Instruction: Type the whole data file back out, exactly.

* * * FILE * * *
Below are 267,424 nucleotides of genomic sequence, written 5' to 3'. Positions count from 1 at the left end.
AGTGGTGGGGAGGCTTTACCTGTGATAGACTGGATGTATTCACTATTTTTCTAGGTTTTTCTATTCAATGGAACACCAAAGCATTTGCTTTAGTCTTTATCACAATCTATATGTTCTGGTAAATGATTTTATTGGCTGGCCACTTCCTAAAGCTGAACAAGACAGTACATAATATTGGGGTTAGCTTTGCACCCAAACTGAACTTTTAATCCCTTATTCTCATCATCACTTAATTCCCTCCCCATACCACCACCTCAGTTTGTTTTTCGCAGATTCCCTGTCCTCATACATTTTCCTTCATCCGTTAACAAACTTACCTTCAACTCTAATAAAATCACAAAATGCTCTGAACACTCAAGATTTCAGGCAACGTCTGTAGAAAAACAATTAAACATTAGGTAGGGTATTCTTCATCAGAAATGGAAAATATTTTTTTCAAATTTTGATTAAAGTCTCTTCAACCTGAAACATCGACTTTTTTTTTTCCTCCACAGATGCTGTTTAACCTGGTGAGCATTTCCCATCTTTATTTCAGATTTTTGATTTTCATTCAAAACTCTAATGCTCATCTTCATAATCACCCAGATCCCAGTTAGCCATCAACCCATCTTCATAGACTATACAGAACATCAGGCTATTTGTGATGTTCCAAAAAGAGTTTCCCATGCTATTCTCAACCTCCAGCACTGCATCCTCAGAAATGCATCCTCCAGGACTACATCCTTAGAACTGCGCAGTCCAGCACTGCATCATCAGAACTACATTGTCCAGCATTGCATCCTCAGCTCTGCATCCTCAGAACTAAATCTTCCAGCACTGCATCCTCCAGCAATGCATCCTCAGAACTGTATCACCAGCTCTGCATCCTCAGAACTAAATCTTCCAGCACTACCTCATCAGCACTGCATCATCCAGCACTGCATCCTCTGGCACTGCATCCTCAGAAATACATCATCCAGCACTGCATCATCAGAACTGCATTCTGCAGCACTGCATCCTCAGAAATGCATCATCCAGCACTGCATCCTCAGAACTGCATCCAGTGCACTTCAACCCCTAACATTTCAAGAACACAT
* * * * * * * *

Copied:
Below are 267,424 nucleotides of genomic sequence, written 5' to 3'. Positions count from 1 at the left end.
AGTGGTGGGGAGGCTTTACCTGTGATAGACTGGATGTATTCACTATTTTTCTAGGTTTTTCTATTCAATGGAACACCAAAGCATTTGCTTTAGTCTTTATCACAATCTATATGTTCTGGTAAATGATTTTATTGGCTGGCCACTTCCTAAAGCTGAACAAGACAGTACATAATATTGGGGTTAGCTTTGCACCCAAACTGAACTTTTAATCCCTTATTCTCATCATCACTTAATTCCCTCCCCATACCACCACCTCAGTTTGTTTTTCGCAGATTCCCTGTCCTCATACATTTTCCTTCATCCGTTAACAAACTTACCTTCAACTCTAATAAAATCACAAAATGCTCTGAACACTCAAGATTTCAGGCAACGTCTGTAGAAAAACAATTAAACATTAGGTAGGGTATTCTTCATCAGAAATGGAAAATATTTTTTTCAAATTTTGATTAAAGTCTCTTCAACCTGAAACATCGACTTTTTTTTTTCCTCCACAGATGCTGTTTAACCTGGTGAGCATTTCCCATCTTTATTTCAGATTTTTGATTTTCATTCAAAACTCTAATGCTCATCTTCATAATCACCCAGATCCCAGTTAGCCATCAACCCATCTTCATAGACTATACAGAACATCAGGCTATTTGTGATGTTCCAAAAAGAGTTTCCCATGCTATTCTCAACCTCCAGCACTGCATCCTCAGAAATGCATCCTCCAGGACTACATCCTTAGAACTGCGCAGTCCAGCACTGCATCATCAGAACTACATTGTCCAGCATTGCATCCTCAGCTCTGCATCCTCAGAACTAAATCTTCCAGCACTGCATCCTCCAGCAATGCATCCTCAGAACTGTATCACCAGCTCTGCATCCTCAGAACTAAATCTTCCAGCACTACCTCATCAGCACTGCATCATCCAGCACTGCATCCTCTGGCACTGCATCCTCAGAAATACATCATCCAGCACTGCATCATCAGAACTGCATTCTGCAGCACTGCATCCTCAGAAATGCATCATCCAGCACTGCATCCTCAGAACTGCATCCAGTGCACTTCAACCCCTAACATTTCAAGAACACAT